Industry reacts to EPA announcement

The ethanol industry gears up to provide comment on the EPA's RFS proposal to lower required volumes of renewable fuel and advanced biofuels.
By Holly Jessen | November 18, 2013

Last week was a tough week for the ethanol industry. First, early in the week, it was the release of a one-sided Associated Press story that put the ethanol industry in an unfavorable light. Then, on Nov. 15, the U.S. EPA released its official proposal for the 2014 renewable volume obligations (RVO).

In both cases, the news story and the EPA draft proposal were leaked ahead of time. That’s probably just a coincidence but it’s certainly notable.

Ethanol industry advocates responded swiftly, speaking in teleconference with reporters as well as by sending out a storm of press releases. The ethanol industry, both first-generation and advanced biofuels, is disappointed in the proposal and feels it will have negative effects if it becomes a final rule. Many groups have vowed to submit comments during the 60-day comment period, which will begin as soon as the proposal is published in the Federal Register.

More reactions to the news continue to come in. For example, it has been reported that Debbie Stabenow, D-Mich., the Senate Agriculture Committee chairwoman, is strongly opposed to the proposal. She called the blend wall a crisis manufactured by the oil industry and predicted that, if the proposal becomes final, it will be harmful to the energy sector, a job creator. Sen. Joe Donnelly, D-Ind., also reacted with frustration and disappointment, and a group of four Minnesota Senators and Representatives came out against it as well, just to name a few lawmakers that feel the EPA proposal is on the wrong track. 

The American Council on Renewable Energy called weakening the RFS the wrong decision for the economy and the environment. “The Renewable Fuel Standard has been a boon for the American people. The truth is that biofuels have significantly contributed to the American economy, contributing over $43 billion to the Gross Domestic Product.” said Michael Brower, ACORE interim President and CEO. “The Renewable Fuel Standard saves us money at the pump, often times over a dollar a gallon. It decreases our reliance on foreign oil and has created a new revenue stream for America’s farm communities, all while supporting roughly 300,000 jobs here at home. And lastly, it protects our environment by mitigating the amount of carbon produced by our transportation fleet.”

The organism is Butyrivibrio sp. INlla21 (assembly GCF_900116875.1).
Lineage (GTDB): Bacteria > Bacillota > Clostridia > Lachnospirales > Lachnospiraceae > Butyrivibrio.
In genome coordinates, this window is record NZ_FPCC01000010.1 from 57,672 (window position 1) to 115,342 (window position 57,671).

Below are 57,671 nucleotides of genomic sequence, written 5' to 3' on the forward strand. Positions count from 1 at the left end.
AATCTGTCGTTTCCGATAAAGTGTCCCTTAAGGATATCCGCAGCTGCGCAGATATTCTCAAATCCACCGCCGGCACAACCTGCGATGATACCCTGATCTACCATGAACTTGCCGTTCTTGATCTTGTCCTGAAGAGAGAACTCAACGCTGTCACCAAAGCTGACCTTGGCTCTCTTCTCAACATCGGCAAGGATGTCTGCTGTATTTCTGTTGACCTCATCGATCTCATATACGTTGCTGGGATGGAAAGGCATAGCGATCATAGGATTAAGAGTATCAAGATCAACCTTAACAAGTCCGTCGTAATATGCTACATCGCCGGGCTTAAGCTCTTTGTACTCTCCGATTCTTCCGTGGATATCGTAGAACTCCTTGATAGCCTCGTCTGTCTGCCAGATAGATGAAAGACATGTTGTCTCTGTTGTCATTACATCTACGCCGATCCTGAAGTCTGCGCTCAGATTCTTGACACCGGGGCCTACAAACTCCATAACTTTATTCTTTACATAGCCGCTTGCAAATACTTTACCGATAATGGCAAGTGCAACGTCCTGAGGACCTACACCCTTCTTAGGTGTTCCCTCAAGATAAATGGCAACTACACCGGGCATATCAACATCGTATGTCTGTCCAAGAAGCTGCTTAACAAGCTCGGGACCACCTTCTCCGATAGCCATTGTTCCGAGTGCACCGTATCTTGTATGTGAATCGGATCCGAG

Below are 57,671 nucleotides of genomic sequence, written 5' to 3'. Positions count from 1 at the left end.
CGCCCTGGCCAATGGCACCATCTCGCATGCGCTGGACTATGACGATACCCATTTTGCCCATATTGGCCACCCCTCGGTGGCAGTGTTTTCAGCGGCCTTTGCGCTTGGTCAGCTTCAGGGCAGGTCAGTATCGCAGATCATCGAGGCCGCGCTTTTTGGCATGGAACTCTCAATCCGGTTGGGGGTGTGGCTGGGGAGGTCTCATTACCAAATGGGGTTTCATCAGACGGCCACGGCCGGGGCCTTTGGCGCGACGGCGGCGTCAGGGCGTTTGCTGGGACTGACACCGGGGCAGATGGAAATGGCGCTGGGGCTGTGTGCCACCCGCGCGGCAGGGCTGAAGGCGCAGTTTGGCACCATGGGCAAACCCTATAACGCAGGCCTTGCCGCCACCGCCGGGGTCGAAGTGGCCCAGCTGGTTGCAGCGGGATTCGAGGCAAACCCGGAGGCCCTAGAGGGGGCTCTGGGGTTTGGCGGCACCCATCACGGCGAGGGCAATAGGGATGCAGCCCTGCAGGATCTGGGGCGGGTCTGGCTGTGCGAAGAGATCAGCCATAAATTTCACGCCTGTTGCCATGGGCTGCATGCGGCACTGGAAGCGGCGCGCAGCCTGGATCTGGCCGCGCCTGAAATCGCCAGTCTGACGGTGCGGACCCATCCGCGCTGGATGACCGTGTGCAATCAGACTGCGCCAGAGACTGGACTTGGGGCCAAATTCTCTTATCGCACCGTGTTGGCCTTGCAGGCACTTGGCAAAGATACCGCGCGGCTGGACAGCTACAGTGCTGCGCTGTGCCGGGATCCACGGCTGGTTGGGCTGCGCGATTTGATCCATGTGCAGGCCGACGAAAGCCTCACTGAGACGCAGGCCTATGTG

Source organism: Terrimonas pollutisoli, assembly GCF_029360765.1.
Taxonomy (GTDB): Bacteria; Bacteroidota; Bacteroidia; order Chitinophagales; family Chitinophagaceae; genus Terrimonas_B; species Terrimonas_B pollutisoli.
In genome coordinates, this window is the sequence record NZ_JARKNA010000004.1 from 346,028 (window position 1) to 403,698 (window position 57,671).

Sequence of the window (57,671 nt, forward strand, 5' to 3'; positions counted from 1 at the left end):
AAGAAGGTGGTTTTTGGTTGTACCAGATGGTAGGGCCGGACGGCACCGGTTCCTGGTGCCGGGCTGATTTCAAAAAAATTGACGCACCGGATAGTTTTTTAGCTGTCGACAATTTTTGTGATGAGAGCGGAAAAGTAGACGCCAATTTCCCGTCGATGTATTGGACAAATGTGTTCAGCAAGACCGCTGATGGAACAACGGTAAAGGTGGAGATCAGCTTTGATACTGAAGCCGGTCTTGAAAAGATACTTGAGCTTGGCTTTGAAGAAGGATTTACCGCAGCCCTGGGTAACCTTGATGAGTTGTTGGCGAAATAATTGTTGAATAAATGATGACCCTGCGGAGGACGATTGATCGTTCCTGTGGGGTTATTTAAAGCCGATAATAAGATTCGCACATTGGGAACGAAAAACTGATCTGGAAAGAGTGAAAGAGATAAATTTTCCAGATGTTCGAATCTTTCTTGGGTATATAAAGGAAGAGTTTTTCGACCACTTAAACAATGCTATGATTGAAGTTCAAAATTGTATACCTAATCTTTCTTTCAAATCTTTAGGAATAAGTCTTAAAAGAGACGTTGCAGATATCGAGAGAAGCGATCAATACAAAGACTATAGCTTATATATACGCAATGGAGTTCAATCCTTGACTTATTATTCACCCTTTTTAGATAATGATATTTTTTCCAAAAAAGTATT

Agriculture Secretary Tom Vilsack, who has always been a strong supporter of biofuels, including corn-based ethanol, put out a statement Nov. 15 that reaffirmed that commitment on behalf of the Obabma Administration. The statement didn’t mention ethanol specifically but did address “the production of clean, renewable energy from homegrown sources” as well as advanced biofuels.

“It's important to take a long-term approach to the RFS,” he said. “Clearly, as Governor of Iowa and as U.S. Secretary of Agriculture, my support for the RFS has been steady and strong. But I also believe that improved distribution and increased consumer use of renewable fuels are critical to the future of this industry. We are proud of our record to support increased demand for renewable fuels. USDA has invested in the creation of advanced biorefineries across the nation; developed a unique partnership with the U.S. Navy and Department of Energy to create new biofuels for marine and aviation use; and boosted markets for nearly 3,000 U.S. companies that are creating biobased products from homegrown materials.”

Vilsak also pointed to the comment period, adding that he hopes the biofuels industry will “provide constructive suggestions,” he said. “Together, we will be able to chart a path forward that maintains President Obama’s strong commitment to an ‘All of the Above’ energy strategy for our nation.”

Personally, I think there are some key things that need to be kept in mind. First off, this isn’t the first time the ethanol industry has gone through difficult times. If you talk to the people who have been part of the industry long-term, they’ll tell you inspiring stories about the many difficulties the industry has gone through to get where it is today. We will preservere.

Which brings me to a comment made by Todd Becker, president and CEO of Green Plains Renewable Energy Inc., back at the end of October, that pointed to some possible positive effects, at least in the shorter term. He predicted that if the RVO is reduced ethanol demand will go down, which means lower corn prices. Lower corn prices means U.S. ethanol will be competitive with Brazilian ethanol, increasing export demand. “At $3.50 corn, that’s 7.5 cents per pound for sugar, and at that point, nobody can make ethanol cheaper than us, and it’s the cheapest fuel in the world,” he said.

Which isn’t to say the industry will or should take this laying down. The importance of the comment period on the RVO proposal can’t be overemphasized. Groups like the American Coalition for Ethanol, Growth Energy, the Renewable Fuels Association and others will no doubt be submitting comments. I’m guessing that individual ethanol producers and other related businesses that will be impacted by this decision will as well. Now is the time to make your voice heard.